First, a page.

The Well Digger's Daughter 

On the shallow end — Pretty French film lacks real depth

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The Well Digger's Daughter| B-

Gorgeously shot, old fashioned in its storytelling, and sentimental as hell, French film star Daniel Auteuil's directorial debut is an unabashed throwback to the tidy, populist melodramas of yesteryear.

With the film set in Provence on the eve of World War I, Auteuil plays Pascal, a humble, well-digging widower and father to five daughters. His eldest and loveliest, 18-year-old Patricia (pouty-lipped Astrid Bergès-Frisbey) is seduced by a dashing young pilot named Jacques, whose father owns the general store. When Jacques is suddenly called up for duty, he leaves a note for Patricia declaring his good intentions. Of course, his mother burns the note, leaving the well digger's daughter heartbroken. Worse, she discovers she's pregnant. Hand wringing, tears and family shame ensue.

Marcel Pagnol's source novel must have been pretty scandalous stuff in the 1940s, but here the story seems quaint and a bit overwrought. Though Auteuil's affection and enthusiasm for the material shines through every frame of the film and his cast is first-rate, his approach is simple and unchallenging, never daring to re-imagine the story as anything other than the melodrama is was constructed to be. Compare this to the Pagnol adaptations that launched his career as an actor — Jean de Florette and Manon of the Spring — and the contrast couldn't be starker. Those two films had an epic sense of tragedy, unveiling the best and worst of human behavior in the most modest of settings. The Well Digger's Daughter has plenty of conflict, but none of it seems particularly high stakes. Auteuil is all too happy to drink in the bucolic, sun-dappled landscape of Provence, but rarely lingers on the emotional complexities of his characters. Nearly every one is portrayed with some level of decency, even if they make terrible mistakes. This could have provided an interesting exploration into human nature — particularly at a time when gender and class roles were being challenged — but instead renders the story weightless and, ultimately, inconsequential.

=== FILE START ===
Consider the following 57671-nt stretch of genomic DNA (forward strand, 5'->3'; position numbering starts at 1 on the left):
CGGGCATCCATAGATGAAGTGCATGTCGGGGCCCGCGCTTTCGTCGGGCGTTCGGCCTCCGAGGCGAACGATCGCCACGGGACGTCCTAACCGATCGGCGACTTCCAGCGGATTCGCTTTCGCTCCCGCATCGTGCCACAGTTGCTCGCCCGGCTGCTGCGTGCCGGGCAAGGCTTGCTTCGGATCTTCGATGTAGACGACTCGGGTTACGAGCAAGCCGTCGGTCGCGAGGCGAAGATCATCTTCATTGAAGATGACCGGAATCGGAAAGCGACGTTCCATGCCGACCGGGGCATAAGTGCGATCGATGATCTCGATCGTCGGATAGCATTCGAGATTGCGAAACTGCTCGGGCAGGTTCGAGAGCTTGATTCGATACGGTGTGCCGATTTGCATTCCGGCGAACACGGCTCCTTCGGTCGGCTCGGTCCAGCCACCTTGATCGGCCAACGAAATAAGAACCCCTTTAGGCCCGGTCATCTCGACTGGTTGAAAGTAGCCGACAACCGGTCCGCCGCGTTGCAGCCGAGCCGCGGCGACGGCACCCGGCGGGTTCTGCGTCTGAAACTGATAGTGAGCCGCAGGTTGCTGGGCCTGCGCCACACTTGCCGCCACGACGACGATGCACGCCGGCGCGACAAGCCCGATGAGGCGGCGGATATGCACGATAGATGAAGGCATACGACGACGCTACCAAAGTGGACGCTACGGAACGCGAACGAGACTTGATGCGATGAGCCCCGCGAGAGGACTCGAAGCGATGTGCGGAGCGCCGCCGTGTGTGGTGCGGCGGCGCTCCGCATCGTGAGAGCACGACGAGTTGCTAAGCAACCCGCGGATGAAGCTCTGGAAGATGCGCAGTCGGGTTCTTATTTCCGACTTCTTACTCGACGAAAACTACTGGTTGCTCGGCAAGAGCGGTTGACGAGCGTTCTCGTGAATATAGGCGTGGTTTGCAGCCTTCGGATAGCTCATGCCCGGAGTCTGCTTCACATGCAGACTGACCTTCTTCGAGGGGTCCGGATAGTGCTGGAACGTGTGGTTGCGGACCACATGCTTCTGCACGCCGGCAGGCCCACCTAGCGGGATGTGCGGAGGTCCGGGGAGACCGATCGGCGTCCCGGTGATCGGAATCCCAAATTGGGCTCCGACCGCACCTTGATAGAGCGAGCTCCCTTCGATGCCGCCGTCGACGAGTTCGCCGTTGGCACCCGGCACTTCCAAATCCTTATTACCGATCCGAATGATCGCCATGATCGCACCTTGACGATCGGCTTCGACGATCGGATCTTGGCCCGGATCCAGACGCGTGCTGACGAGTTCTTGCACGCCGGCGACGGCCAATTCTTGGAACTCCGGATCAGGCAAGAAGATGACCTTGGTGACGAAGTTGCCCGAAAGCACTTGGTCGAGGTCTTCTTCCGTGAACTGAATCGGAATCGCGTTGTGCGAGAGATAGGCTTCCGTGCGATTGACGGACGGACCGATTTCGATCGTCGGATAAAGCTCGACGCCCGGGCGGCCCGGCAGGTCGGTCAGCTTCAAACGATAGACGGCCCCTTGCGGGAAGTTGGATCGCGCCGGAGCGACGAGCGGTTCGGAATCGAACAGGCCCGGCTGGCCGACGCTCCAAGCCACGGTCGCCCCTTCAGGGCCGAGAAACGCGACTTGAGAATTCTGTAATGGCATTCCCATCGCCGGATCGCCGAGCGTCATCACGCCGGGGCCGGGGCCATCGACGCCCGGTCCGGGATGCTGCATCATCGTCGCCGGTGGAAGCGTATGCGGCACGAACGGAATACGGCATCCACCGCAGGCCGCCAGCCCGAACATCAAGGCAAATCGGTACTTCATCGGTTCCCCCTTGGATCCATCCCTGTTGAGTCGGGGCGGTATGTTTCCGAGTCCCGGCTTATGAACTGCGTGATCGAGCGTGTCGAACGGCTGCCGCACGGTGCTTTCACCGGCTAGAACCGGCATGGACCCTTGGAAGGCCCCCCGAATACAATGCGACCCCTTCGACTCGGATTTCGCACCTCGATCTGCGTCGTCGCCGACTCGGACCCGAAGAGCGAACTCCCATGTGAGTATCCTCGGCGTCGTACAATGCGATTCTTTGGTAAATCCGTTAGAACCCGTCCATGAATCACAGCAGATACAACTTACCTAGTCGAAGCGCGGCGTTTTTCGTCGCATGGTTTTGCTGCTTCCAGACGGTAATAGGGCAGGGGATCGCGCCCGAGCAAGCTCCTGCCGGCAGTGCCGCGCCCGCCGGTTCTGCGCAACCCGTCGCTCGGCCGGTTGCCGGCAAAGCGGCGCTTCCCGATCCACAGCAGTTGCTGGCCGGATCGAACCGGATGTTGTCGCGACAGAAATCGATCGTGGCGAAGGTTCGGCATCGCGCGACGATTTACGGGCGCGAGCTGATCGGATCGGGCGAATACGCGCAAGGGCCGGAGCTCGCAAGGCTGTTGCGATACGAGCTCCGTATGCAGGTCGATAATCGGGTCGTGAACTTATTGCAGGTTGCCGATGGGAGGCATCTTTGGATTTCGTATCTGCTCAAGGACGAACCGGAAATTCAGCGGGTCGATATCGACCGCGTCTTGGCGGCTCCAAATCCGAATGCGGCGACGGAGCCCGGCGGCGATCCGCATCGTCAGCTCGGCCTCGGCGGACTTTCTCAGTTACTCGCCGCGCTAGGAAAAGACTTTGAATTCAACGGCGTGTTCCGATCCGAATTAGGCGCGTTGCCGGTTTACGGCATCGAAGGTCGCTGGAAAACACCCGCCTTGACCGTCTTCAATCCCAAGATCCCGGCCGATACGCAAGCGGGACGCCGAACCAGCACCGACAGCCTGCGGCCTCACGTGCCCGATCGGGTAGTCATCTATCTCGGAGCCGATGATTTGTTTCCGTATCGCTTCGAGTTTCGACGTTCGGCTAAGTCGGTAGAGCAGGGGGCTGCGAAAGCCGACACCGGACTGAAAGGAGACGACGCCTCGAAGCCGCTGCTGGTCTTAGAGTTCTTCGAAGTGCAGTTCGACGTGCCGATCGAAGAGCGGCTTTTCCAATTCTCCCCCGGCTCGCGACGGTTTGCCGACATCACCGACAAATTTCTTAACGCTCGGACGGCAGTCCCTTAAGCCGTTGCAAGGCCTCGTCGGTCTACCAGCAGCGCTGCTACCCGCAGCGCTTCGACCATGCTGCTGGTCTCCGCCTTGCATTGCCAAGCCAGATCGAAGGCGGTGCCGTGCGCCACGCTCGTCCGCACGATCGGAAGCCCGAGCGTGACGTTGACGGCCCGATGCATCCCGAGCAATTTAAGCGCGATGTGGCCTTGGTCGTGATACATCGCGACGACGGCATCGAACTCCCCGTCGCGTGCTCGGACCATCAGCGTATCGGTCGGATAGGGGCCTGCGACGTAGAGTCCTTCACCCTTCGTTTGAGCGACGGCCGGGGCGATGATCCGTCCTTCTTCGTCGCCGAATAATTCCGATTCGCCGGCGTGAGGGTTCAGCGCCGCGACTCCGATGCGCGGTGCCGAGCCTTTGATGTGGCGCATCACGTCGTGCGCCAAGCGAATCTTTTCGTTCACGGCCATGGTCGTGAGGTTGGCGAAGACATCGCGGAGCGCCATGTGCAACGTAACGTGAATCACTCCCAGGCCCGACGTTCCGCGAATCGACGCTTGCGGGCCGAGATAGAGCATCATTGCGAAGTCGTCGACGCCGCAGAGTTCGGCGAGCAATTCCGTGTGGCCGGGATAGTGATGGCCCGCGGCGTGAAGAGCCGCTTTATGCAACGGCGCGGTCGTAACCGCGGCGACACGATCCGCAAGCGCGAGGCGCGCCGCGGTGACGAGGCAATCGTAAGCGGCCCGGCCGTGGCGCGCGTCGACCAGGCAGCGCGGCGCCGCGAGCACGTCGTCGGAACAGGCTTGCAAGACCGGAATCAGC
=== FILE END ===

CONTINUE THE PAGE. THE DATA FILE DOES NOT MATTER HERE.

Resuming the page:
Still, there are incidental delights for those who cotton to this sort of thing. Auteuil is both dignified and commanding as Pascal, the old-school story is delivered with heartfelt sincerity, and there's a kind of modest Masterpiece Theater charm that'll appeal to audiences hungering for simple emotions and a reassuring sense of humanity.


Shows at 7:30 p.m. Friday, Oct. 12, at 7 p.m. Saturday, Oct. 13, at 9:30 p.m. Friday, Oct. 19, at 9:30 p.m. Saturday, Oct. 20, and at 4:30 p.m. Sunday, Oct. 21, at the Detroit Film Theatre (inside the DIA, 5200 Woodward Ave., Detroit; 313-833-7900).


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